Sea salt” is a strange name in that most salt originally cames from the sea; but there are important differences between sea salt and ordinary table salt. Sea salt is much more expensive – six dollars and up per household purchase. It’s glamorized as gourmet because of its different taste and textures and its mineral variety. (It is also used as a bath salt with color and scents added. It can be absorbed through the skin, so if your family uses it as a bath salt, that should be considered while you determine how much you should cook with it. Sea salt’s appeal is largely that it is considered to be a “natural” product.
The term “natural” on a food label means very little, however. It is vague and labeling regulations allow it to be used freely. In the broadest sense, any salt is natural. The minerals that compose it come from nature.
Cooking has two objectives: to make food taste good and to preserve its nutritional value. After all we eat to live, not live to eat – at least that is the healthier attitude. The taste differences between the two kinds of salt are somewhat subtle, but the nutritional differences are conspicuous.
The exact mineral content of sea salt depends upon what area it comes from and whether or not the manufacturer purifies it. Some sea water is polluted and other sea water is quite clean. It is more difficult to purify sea salt, because it has so many kinds of minerals it it. Don’t assume that it is purified, just because you buy it from a food company.
The Tropical Salt Corporation (based in New Jersey) obtains its sea salt from the Caribbean and has a plant in Haiti. Because Haiti is an economically depressed nation, it’s especially good to import from there. Read-on, however, to determine how much sea salt you might want to buy and use in your cooking.
The corporate web site, tropicalsalt.com, posts the mineral content of its salt as determined by laboratory testing. It has 174 parts per million of bromide, 78 ppm of iron, 54 ppm of chloride and 34 ppm of sodium, as well as trace amounts of potassium, magnesium, manganese and zinc. The lower sodium content of sea salt compared to table salt is good for most people, because so many processed foods contain unhealthful amounts of sodium.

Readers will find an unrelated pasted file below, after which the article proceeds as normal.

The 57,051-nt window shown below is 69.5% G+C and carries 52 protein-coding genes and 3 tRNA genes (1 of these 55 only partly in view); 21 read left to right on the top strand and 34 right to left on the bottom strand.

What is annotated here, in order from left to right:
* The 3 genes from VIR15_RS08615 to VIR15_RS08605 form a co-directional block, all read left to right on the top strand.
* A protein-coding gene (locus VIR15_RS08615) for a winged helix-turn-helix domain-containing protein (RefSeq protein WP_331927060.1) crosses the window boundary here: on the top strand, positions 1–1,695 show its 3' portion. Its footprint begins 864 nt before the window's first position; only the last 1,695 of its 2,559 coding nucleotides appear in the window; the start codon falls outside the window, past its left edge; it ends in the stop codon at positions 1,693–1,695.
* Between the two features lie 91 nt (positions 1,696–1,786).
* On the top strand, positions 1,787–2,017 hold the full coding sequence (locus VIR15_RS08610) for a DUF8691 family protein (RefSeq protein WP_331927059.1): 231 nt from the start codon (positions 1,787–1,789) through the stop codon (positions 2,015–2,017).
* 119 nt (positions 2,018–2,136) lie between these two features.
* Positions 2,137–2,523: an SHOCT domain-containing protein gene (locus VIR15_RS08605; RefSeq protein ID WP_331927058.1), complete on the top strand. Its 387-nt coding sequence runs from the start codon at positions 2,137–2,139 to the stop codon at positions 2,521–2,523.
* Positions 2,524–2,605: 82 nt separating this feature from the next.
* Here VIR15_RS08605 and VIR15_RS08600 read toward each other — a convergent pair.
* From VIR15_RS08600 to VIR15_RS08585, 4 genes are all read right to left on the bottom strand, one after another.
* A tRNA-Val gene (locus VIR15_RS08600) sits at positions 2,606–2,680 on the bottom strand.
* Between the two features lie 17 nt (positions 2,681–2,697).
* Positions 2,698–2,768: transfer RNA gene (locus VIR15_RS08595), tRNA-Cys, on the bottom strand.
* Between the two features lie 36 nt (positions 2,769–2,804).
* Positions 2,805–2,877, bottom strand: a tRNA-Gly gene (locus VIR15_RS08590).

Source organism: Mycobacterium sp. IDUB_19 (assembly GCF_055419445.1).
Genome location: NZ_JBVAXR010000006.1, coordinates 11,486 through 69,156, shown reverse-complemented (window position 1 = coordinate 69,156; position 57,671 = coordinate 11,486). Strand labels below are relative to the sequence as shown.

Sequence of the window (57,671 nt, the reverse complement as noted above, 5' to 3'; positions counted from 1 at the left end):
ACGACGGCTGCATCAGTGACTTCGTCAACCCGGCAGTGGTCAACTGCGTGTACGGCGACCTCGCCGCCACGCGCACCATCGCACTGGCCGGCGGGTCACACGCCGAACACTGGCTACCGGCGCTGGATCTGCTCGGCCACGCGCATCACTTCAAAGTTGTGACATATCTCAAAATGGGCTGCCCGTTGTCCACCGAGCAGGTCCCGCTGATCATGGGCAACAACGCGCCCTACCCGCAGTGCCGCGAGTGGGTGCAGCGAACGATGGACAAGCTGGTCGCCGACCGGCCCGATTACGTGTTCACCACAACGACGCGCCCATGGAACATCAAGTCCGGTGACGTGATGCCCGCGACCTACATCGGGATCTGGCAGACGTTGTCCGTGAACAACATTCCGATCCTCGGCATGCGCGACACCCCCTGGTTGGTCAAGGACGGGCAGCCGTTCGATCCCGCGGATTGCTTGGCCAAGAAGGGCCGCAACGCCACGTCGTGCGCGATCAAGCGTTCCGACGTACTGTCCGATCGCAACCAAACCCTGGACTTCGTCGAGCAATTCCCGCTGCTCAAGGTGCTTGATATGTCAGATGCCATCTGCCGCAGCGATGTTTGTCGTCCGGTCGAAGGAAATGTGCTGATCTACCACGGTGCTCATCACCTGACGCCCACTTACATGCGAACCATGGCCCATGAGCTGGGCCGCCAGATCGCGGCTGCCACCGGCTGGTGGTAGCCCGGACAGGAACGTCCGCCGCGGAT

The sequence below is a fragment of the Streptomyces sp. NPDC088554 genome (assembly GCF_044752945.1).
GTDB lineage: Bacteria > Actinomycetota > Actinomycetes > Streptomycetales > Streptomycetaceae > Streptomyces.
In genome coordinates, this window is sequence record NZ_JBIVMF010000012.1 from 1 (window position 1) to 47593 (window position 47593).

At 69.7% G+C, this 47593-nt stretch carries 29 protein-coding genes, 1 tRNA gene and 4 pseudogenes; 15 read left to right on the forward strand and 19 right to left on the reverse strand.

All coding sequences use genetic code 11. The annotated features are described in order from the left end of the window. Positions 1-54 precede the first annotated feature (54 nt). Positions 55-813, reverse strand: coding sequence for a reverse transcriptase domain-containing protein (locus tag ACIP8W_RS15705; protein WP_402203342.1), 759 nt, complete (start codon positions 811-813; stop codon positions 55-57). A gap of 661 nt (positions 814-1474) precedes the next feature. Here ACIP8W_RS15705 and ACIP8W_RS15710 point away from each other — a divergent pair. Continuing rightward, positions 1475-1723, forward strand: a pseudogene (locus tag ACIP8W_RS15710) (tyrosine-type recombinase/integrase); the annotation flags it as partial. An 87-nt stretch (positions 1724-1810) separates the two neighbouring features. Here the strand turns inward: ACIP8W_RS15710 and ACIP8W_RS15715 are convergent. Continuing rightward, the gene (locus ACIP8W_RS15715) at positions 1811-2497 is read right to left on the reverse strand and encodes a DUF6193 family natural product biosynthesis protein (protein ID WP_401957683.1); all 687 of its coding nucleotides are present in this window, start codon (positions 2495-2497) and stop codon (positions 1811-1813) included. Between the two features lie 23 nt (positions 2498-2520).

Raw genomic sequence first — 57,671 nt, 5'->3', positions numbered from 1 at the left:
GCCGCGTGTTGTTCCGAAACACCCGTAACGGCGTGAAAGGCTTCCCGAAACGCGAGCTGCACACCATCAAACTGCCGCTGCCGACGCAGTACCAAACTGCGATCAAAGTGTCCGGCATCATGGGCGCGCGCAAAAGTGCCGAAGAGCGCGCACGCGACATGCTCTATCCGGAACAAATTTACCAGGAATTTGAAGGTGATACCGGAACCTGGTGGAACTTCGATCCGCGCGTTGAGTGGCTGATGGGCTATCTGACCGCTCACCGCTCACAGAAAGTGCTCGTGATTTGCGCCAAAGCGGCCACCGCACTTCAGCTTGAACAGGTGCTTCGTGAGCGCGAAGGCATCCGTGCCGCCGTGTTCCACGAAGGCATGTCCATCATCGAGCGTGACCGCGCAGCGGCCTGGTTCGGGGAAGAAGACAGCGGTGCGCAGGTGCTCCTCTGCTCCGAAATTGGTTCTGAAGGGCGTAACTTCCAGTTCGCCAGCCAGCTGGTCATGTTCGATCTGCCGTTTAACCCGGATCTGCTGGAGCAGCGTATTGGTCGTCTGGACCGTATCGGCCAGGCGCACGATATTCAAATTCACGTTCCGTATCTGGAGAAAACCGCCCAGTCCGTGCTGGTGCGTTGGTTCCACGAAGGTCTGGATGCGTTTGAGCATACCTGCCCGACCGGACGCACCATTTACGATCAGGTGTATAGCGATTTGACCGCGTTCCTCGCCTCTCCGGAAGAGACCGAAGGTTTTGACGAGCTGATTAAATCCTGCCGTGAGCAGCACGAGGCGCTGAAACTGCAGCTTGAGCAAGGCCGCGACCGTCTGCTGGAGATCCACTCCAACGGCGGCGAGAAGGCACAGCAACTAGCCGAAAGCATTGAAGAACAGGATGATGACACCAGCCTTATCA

In human physiology the balance between potassium and sodium are more important than the amount of either one. Both sea and table salt have only tiny amounts of potassium. The recommended daily allowance of potassium for most adults is in the range of 4000-5000 mg, but for sodium it’s only 2400 mg. Most people should have about twice as much potassium as sodium daily. Potassium is widely available in fruits and vegetables.
Manganese is a trace mineral that is not so familiar to most people. Manganese plays an important role in energy metabolism, but it is also available in vegetables, fruits, grain, bran, nuts and tea (www.healthcastle.com/nutrition101_manganese.shtml).
The bromide in sea salt could cause thyroid problems, for two reasons. First, bromide competes with iodide in binding to receptor molecules on thyroid cell membranes. The receptors transport the ions into the cells. There are a limited number of these receptors in the cell membrane, so if bromide ions bump into the receptors more often than iodide ions, the iodide ions don’t have a fair chance to compete. So what? Iodide ions are critical to thyroid health. If you don’t have enough iodide getting into thyroid cells your thyroid gland won’t work right. That’s a big deal. Low thyroxin secretion by this gland can result in severe health problems. Examples are chronic constipation, excessively dry skin, abnormally low metabolism, low body temperature and mental fogginess.
Second, In contrast people get huge amounts of bromide ion by contact with some plastics and carpeting. Of course, only babies and small children would consider chewing plastic or carpet fibers, but eating is not the only way to ingest bromide. It can be oxidized to bromine and inhaled as fumes that get into the air from the plastics in a hot car, for example. Oxidation of bromide ions in synthetic carpet fibers can occur as a result of sunlight coming through a window or by a house fire. Once inside the body, bromine gas could then be reduced to bromide ions again. The point is that people get more than enough bromide ions without eating them. (www.bt.cdc.gov/agent/bromine/basics/facts.asp). Moreover the value of bromine in human nutrition is still obscure. If it does contribute something important, it would still be a competitor with iodide. Just as health requires a balance between sodium and potassium, there would need to be a balance between bromine and iodine in the diet. (Remember – this assumes that bromine plays a positive role.)
Excess bromide can also cause acne, other skin eruptions, mood swings and emotional over-reacting.
The body doesn’t need large amounts of iodide, but the main two nutritional sources are sea food and iodized table salt. Most in-landers and even many coastal people eat little sea food, because fresh sea food is expensive. That’s why it is important to get it from iodized table salt.
The lesson from all this is that sea salt as a seasoning or in bath salts should be an occasional luxury, not a daily staple. The benefits to be derived from trace amounts of potassium, manganese, zinc, and magnesium and the moderate amount of iron are far outweighed by the overdosing that would probably occur if sea salt were to be used as a daily substitute for iodized table salt, especially in cooking where the amounts used would be usually be higher. If you cook with sea salt, do so sparingly and use iodized table salt regularly.